Cockroaches are commonly found pests in our home.There are 4600 total species of cockroaches worldwide of which 30 associated with human habitat.About four species are well-known pests.
Cockroaches have broad, flat bodies and relatively small heads. They are generalised pests, with few only modifications, and may be among the most straightforward living insects. The cockroaches have their mouthparts on the underneath of the head and include generalised chewing mandibles. They have big compound eyes, two ocelli, and long, adjustable antennae.
Cockroaches are commonly found in homes and buildings because they prefer warm conditions close to food and water. Unfortunately, cockroaches can create allergies and trigger asthma attacks, especially in children. They can also spread nearly 33 different kinds of bacteria.
Cockroaches are mainly night-loving and will run away when exposed to light. Cockroaches leave chemical traces in their faeces, as well as emitting airborne pheromones for mating and swarming. These chemical traces transmit bacteria onto the area. Others will follow these paths to discover sources of water and food, and also find where other cockroaches are living. Thus, cockroaches can exhibit rising behaviour, in which group or swarm behaviour arises from a simple set of individual cooperation.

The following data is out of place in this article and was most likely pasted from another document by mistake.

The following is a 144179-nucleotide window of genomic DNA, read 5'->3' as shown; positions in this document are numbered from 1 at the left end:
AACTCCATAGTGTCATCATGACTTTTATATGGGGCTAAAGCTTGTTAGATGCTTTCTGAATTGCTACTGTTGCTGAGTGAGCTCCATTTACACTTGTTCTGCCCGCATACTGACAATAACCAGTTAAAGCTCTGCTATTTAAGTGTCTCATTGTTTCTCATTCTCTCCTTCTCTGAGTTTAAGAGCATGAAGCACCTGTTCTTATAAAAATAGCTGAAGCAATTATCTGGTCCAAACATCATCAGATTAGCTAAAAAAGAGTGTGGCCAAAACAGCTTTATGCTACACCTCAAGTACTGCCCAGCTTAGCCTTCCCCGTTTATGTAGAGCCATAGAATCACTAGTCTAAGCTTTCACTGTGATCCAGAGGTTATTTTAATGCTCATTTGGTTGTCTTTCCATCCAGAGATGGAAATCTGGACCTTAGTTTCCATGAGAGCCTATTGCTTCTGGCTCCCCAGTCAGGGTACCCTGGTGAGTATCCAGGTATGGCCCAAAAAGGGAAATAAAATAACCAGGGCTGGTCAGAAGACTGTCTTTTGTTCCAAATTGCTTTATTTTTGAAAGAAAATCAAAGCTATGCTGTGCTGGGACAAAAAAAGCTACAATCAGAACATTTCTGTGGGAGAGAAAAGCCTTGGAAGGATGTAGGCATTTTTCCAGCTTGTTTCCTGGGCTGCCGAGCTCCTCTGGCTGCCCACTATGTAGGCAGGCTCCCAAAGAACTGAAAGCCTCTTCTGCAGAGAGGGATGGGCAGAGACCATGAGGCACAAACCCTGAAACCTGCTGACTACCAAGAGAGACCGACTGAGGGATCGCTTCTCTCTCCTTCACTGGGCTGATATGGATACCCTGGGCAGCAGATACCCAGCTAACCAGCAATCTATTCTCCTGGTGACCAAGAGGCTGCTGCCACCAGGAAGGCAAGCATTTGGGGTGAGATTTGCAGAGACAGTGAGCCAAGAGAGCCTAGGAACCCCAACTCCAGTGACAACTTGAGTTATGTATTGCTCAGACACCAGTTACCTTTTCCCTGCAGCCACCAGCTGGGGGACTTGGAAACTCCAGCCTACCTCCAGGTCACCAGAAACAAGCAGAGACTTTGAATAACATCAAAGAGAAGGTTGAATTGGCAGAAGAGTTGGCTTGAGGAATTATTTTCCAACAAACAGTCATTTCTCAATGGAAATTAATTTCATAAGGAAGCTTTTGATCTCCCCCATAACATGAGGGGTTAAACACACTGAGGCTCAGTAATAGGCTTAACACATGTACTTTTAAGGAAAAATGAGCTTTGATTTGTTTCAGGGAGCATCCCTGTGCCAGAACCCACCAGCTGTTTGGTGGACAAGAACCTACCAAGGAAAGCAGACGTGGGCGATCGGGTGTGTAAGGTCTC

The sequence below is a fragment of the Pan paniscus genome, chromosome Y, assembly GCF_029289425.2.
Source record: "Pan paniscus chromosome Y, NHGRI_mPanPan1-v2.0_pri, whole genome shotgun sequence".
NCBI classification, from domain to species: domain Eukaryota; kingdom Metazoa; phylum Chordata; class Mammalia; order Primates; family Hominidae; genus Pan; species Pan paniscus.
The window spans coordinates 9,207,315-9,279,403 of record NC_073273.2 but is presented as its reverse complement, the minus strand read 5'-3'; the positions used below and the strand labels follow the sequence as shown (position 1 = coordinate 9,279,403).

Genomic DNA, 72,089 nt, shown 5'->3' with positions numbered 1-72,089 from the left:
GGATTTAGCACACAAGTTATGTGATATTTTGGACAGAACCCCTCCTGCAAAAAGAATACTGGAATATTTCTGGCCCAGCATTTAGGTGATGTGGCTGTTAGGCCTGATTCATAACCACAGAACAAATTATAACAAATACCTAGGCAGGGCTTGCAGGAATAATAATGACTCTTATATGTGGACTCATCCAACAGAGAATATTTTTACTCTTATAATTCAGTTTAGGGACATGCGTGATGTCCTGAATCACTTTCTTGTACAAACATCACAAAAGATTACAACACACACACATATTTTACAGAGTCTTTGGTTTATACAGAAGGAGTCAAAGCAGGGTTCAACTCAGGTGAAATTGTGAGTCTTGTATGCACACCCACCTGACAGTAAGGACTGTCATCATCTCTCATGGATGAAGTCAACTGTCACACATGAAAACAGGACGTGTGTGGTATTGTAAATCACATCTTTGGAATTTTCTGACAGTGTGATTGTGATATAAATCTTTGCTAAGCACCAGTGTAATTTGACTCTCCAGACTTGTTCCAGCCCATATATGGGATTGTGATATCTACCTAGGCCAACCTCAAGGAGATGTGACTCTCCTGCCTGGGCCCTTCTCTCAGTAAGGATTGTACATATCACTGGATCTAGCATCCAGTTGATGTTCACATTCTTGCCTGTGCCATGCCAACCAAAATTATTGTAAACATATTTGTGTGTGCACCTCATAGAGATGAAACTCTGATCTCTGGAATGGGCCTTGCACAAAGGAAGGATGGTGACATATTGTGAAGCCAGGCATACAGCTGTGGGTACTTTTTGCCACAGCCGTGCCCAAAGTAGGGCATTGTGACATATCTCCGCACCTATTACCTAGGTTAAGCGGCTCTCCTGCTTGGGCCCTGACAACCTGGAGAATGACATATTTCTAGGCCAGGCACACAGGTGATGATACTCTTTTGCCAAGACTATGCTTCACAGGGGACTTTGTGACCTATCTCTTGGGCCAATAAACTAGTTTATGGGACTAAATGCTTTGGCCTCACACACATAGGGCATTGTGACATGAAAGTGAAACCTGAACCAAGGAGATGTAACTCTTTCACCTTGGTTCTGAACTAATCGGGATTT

Cockroaches are among the most robust insects. Some species are capable of remaining alive for a month without food and can survive with limited supplies, such as the glue from the back of postage stamps. Some can go without air for 45 minutes.
A cockroach has three stages throughout its life cycle: egg, nymph, and adult. Adults lay eggs held within egg cases that are dark-coloured and about the same size and appearance as a dry kidney bean. Eggs prepare into young ones called nymphs. In a typical cockroach group, nymphs are more various than adults.
Some of the best-known cockroaches are
The American cockroach (Periplaneta Americana) about 30 mm (1.2 in) in length;
The German cockroach (Blattellagermanica) about 15 mm (0.59 in) in length;
The Asian cockroach (Blattella Asahi Nai) also about 15 mm (0.59 in) long;
The Oriental cockroach, Blatta Orientalis, about 25 mm (0.98 in).